Our CEO is based in Thailand, which has a number of cases. We’re watching the situation carefully, but we view it much the same as SARS in that we think there will be a short-term (6-9 month impact) in the region where travel may be restricted, which could affect business development efforts. However, we do not currently foresee any immediate impact on our sales for 2020 or our pipeline of opportunities.
What is the current status of graphene adoption in Asia? How does it compare to the status in the EU?
We know of a number of Asian companies who have already launched graphene-based products. The difference between the West and Asia is that the Asian companies may simply get on with things and release products without much fanfare around graphene. So chances are they may not even talk about it. One thing we have also seen recently is a boom in the use of CNTs in secondary battery applications. One Korean maker we know has recently decided to double production from 300 tpa to 600 tpa. We expect graphene will follow into this and similar applications once the production cost can be brought down.
In the UK and Europe, we think adoption will be slower. The primary accessible industries are automotive and aerospace, both of which have extremely long product design cycles. Other applications may be realizable in the short-term, but chances are it will be Asian companies doing the production due to outsourcing.
An important area of growth for planarTECH is non-graphene 2D materials. Can you tell us more about your goals there?
Most of the academic researchers have moved on from graphene to other 2D materials, such as transition metal dichacogenides (TMDs), such as MoS2, which shows promise for both semiconductor and sensor use. We follow the researchers in this space, and the last three systems we shipped in 2019 were for TMDs and not graphene. One of the nice things about this business is that it does give us insight into the future possibilities for applications, and when we see something interesting then we can focus on it.
So on the commercial side, while we’re focused on graphene for now, we’re definitely keeping our eyes open on the possible commercial applications of these other emerging 2D materials, and we’re able to do that because of our customer base.
We understand that 2019 was a bit of a "down" year for planarTECH, can you tell us what are your plans for 2020?
Yes, we had an off year in 2020, which we attribute mainly to Brexit, as many projects in the UK and EU were postponed until there was some clarity on that topic. For 2020, we already have £295,000 of orders in hand with a very healthy pipeline of projects that we expect to realize in 2020. We expect the system business to be back above £1m in turnover for this year.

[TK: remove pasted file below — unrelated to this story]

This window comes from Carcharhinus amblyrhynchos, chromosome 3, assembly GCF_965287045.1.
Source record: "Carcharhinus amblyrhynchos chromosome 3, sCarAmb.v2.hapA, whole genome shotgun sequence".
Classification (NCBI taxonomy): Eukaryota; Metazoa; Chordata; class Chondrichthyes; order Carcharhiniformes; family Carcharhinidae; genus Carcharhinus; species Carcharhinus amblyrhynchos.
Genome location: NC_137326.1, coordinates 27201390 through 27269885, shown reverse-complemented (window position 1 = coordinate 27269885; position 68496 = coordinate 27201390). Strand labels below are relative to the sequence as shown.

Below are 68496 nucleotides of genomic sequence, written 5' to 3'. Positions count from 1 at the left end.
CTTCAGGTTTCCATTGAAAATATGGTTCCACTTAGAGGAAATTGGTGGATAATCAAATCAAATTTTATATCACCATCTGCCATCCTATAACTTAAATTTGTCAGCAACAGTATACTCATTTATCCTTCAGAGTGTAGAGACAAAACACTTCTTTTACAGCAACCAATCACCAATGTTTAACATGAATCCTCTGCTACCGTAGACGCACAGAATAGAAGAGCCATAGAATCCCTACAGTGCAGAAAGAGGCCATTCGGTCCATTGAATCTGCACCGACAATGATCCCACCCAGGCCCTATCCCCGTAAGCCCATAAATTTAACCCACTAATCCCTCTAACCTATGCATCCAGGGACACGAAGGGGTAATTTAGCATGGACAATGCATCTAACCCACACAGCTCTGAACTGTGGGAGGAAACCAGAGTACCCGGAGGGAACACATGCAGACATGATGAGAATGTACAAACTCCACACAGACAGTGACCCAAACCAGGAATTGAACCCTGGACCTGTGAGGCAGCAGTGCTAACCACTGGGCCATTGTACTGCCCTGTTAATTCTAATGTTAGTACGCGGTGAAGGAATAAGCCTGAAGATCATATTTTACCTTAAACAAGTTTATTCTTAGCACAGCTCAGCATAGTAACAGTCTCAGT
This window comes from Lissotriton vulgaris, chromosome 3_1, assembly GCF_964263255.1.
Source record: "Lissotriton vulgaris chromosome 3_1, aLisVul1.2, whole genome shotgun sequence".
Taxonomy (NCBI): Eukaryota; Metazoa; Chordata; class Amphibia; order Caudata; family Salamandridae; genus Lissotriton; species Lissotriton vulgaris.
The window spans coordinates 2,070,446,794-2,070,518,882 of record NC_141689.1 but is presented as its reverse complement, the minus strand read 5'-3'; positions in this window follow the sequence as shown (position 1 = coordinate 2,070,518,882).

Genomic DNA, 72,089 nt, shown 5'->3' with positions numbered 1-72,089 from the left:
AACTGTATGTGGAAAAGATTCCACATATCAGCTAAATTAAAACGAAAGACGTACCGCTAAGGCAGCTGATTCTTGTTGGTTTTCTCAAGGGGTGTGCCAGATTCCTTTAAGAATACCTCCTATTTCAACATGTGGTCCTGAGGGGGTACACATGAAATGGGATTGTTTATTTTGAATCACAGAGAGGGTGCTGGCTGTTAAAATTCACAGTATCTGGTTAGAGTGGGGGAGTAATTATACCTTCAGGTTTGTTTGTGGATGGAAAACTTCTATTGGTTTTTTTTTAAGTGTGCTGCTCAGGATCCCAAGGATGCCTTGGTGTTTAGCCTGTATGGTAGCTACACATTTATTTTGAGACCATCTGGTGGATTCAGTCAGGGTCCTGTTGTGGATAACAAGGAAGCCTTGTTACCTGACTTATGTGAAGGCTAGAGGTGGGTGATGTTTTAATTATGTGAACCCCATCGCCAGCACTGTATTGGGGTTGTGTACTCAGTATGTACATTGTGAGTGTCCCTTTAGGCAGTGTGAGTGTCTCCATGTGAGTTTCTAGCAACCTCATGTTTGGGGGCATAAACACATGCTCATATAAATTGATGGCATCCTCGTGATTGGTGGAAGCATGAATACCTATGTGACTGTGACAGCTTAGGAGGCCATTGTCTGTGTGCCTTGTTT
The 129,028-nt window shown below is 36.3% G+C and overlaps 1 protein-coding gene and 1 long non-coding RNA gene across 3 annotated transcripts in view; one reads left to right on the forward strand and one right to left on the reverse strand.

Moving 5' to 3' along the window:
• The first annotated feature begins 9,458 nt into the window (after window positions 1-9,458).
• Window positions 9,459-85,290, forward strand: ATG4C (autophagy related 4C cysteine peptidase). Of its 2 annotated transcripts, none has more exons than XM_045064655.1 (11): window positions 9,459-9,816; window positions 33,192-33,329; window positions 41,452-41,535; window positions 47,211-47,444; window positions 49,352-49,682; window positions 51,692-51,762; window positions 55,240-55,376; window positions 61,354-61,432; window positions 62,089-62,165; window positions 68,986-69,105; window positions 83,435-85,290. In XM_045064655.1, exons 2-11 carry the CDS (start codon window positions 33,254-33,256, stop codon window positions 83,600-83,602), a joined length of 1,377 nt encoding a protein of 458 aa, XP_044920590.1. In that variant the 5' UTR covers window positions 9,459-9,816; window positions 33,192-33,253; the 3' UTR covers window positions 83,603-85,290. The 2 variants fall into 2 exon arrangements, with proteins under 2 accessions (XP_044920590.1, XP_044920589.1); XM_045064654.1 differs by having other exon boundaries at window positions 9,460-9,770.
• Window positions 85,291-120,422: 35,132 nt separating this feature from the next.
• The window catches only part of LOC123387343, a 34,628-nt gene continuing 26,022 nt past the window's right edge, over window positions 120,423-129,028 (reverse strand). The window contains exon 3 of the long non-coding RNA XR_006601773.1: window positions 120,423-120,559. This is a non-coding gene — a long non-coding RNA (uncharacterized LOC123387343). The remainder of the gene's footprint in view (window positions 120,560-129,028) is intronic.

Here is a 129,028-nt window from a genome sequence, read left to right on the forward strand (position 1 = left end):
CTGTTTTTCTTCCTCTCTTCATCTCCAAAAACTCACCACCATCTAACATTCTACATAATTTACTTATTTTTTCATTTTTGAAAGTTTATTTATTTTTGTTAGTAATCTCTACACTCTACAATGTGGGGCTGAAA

What is your financial goals for 2020-2024 following a successful funding round?
We will continue to sell R&D systems, which has been good business. We expect to grow that by 25% per year. With 65 systems now in the field, service and support has become an issue, so one thing we plan to do is hire dedicated staff for this, which will free up the time of our existing sales staff who can then work to bring in new R&D system projects.
One of the things we will do with the funds raised will also be to acquire our own production system for in-house use. These we will use as a demo system for industrial customer and also as a system we can use for actual production on a toll-processing basis. We’re already in talks with several customer about production and aim to sell our first production system in late 2020 or early 2021.
Many investors are wary of investing in graphene technologies following the dismal performance of most public graphene companies.What sets planarTECH apart from the current public and private graphene companies?
Yes, we definitely observed the hype and disillusionment cycle first hand, but we now think that graphene has entered the recovery phase as we’re starting to see real products being launched that use the material in a meaningful way.
One of the things that sets planarTECH apart from other companies is that we have had actual consistent sales with cumulative revenues exceeding £5m and average annual turnover of £1m for the past 5 years.
In addition, we are in a unique position in that on one (academic) side we’ve developed a really strong network that gives us unparalleled insight into the pipeline of applications for graphene and other 2D materials. And on the commercial side, both I and and our CEO, Patrick Frantz - via our experience at Haydale - have excellent and direct connections to the real-world supply chain, especially in Asia.
Thank you Patrick, and good luck to you and to planarTECH!
planarTECH is the first company to apply to our Graphene Crowdfunding Arena, and potential investors can currently pre-register for exclusive early access to this campaign. The first step should be to join Seedrs as an investor (which will also enable the participation in future graphene campaigns) and then to apply to planarTECH’s investment page as an interested investor. The company's campaign will go live soon!